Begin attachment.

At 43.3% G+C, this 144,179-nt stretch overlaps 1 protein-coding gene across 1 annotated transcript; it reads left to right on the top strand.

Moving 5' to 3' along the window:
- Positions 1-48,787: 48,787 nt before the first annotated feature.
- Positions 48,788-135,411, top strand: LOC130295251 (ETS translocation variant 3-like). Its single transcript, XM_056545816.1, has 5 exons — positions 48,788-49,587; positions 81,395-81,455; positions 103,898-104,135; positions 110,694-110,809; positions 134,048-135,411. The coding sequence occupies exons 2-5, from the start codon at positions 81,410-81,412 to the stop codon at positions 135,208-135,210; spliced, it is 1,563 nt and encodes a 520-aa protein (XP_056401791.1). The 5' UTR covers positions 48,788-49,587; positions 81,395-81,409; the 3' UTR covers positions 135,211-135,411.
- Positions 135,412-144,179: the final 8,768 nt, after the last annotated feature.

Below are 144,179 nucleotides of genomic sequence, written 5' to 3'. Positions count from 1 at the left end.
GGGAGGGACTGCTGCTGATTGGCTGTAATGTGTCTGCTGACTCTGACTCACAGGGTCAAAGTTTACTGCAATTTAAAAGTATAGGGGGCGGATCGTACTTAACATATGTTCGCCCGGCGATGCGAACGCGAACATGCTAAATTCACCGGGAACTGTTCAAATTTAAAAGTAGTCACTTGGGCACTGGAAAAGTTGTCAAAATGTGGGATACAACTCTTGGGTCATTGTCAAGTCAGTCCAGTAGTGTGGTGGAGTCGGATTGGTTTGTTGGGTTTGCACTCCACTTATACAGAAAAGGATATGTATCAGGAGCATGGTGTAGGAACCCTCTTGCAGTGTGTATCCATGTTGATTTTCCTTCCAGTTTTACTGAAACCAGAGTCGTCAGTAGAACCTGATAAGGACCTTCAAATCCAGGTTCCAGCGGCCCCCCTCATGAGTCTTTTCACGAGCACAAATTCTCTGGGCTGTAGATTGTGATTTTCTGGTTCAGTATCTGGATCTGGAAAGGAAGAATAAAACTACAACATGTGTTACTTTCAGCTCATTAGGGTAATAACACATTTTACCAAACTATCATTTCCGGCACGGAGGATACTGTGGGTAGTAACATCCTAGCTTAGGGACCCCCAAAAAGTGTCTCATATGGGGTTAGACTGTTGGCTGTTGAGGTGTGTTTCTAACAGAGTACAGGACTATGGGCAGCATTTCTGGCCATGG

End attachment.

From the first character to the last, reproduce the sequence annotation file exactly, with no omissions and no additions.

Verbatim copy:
At 43.3% G+C, this 144,179-nt stretch overlaps 1 protein-coding gene across 1 annotated transcript; it reads left to right on the top strand.

Moving 5' to 3' along the window:
- Positions 1-48,787: 48,787 nt before the first annotated feature.
- Positions 48,788-135,411, top strand: LOC130295251 (ETS translocation variant 3-like). Its single transcript, XM_056545816.1, has 5 exons — positions 48,788-49,587; positions 81,395-81,455; positions 103,898-104,135; positions 110,694-110,809; positions 134,048-135,411. The coding sequence occupies exons 2-5, from the start codon at positions 81,410-81,412 to the stop codon at positions 135,208-135,210; spliced, it is 1,563 nt and encodes a 520-aa protein (XP_056401791.1). The 5' UTR covers positions 48,788-49,587; positions 81,395-81,409; the 3' UTR covers positions 135,211-135,411.
- Positions 135,412-144,179: the final 8,768 nt, after the last annotated feature.

Below are 144,179 nucleotides of genomic sequence, written 5' to 3'. Positions count from 1 at the left end.
GGGAGGGACTGCTGCTGATTGGCTGTAATGTGTCTGCTGACTCTGACTCACAGGGTCAAAGTTTACTGCAATTTAAAAGTATAGGGGGCGGATCGTACTTAACATATGTTCGCCCGGCGATGCGAACGCGAACATGCTAAATTCACCGGGAACTGTTCAAATTTAAAAGTAGTCACTTGGGCACTGGAAAAGTTGTCAAAATGTGGGATACAACTCTTGGGTCATTGTCAAGTCAGTCCAGTAGTGTGGTGGAGTCGGATTGGTTTGTTGGGTTTGCACTCCACTTATACAGAAAAGGATATGTATCAGGAGCATGGTGTAGGAACCCTCTTGCAGTGTGTATCCATGTTGATTTTCCTTCCAGTTTTACTGAAACCAGAGTCGTCAGTAGAACCTGATAAGGACCTTCAAATCCAGGTTCCAGCGGCCCCCCTCATGAGTCTTTTCACGAGCACAAATTCTCTGGGCTGTAGATTGTGATTTTCTGGTTCAGTATCTGGATCTGGAAAGGAAGAATAAAACTACAACATGTGTTACTTTCAGCTCATTAGGGTAATAACACATTTTACCAAACTATCATTTCCGGCACGGAGGATACTGTGGGTAGTAACATCCTAGCTTAGGGACCCCCAAAAAGTGTCTCATATGGGGTTAGACTGTTGGCTGTTGAGGTGTGTTTCTAACAGAGTACAGGACTATGGGCAGCATTTCTGGCCATGG